Beyond that silver lining, the Musgrove deal just exposes where the Padres system sits vs. where the Sox system sits…again. But without trying to play more “match the prospects”, this is more about the Padres being willing to gut their system and add salary, which the Sox can’t comfortably do either. This offseason the Padres have traded a whopping 14 players for three pitchers and a backup catcher. Of those traded, four were part of the big club, including their third-fourth starter from 2020, their third-fourth starter from 2018-2019, their 2019-2020 co-starting catcher, and a lesser part of their bullpen. They also took on $38.85 million in salary to do so, while only sending out one salary of note: Zach Davies and his estimated arb number of $10.6 million. The Sox have maintained their farm system and had seemingly remained payroll-neutral on their offseason departures and arrivals until Liam Hendriks. If the Sox were to add another $33 million to catch up to the Padres current payroll (they won’t), you’d think that could easily be, say, Jake Odorizzi or Taijuan Walker and Tommy LaStella, or dare I say a Bauer outage. Focusing on Musgrove, the Sox sending out five players including two that could be on the major league roster could have been a small price, or a James Shields overpay. This could be one that we think back on with pangs, but he’s 28 with a career ERA+ of 96, so he’s intriguing but has been below average. By comparison, Gerrit Cole had an ERA+ of 113 in Pittsburgh. Musgrove is a nice add, but not a world-beater.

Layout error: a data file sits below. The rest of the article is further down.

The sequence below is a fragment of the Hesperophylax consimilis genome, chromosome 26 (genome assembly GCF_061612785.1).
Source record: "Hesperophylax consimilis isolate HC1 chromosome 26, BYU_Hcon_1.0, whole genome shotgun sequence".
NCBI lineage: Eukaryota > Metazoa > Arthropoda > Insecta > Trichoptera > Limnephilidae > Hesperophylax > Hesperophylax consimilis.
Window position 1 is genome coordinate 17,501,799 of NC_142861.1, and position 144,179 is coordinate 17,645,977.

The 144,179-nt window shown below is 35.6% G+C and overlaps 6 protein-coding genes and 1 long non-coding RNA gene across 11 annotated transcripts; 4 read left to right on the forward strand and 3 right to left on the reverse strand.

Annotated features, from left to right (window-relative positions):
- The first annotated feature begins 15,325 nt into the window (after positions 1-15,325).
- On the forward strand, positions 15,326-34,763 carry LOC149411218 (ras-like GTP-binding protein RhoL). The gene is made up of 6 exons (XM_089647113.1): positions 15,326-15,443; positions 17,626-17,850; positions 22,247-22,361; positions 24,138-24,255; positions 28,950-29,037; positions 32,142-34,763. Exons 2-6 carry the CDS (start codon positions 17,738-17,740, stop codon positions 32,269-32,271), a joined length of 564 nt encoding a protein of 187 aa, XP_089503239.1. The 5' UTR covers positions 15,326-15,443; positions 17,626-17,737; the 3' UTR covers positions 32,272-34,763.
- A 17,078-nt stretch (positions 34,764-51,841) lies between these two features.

So what about them Jays? Did they charm George Springer and others leaving us wondering what if? Only in dreams, pal. Springer was never walking through the door at 35th and Shields, nor is he really needed at $25 million per for the next 6 pers. No missed opportunity there really. Of course he’s better than Adam Eaton, but…nah. Wasn’t happening. Kirby Yates? We got Liam Hendriks. Michael Brantley? Hmmm…well, if he had given the Jays a 1-year deal at $10-$12 million you could argue. Since he instead re-signed to perhaps play out his days in Houston, the Sox would have needed to blow him away money-wise. That means going over $16 million annually, and the Sox could get similar production younger if not cheaper.

Jon Lester took $6 million to be the Nats’ fourth starter. It’s tough to say that he has anything in the tank, and also whether that’s a fair deal or an overpay, or even an underpay (see my last blog for more confusion). He’s a guy that intrigued me because he’s a post season vet, a past winner, a guy who buys fans beer, and it would piss off Cubs fans if he were here. His decline is hard to ignore, though. We can woulda-shoulda this one if his season goes well and Kopech or Cease flops, but you don’t lose sleep over someone else’s haggard one-night stand.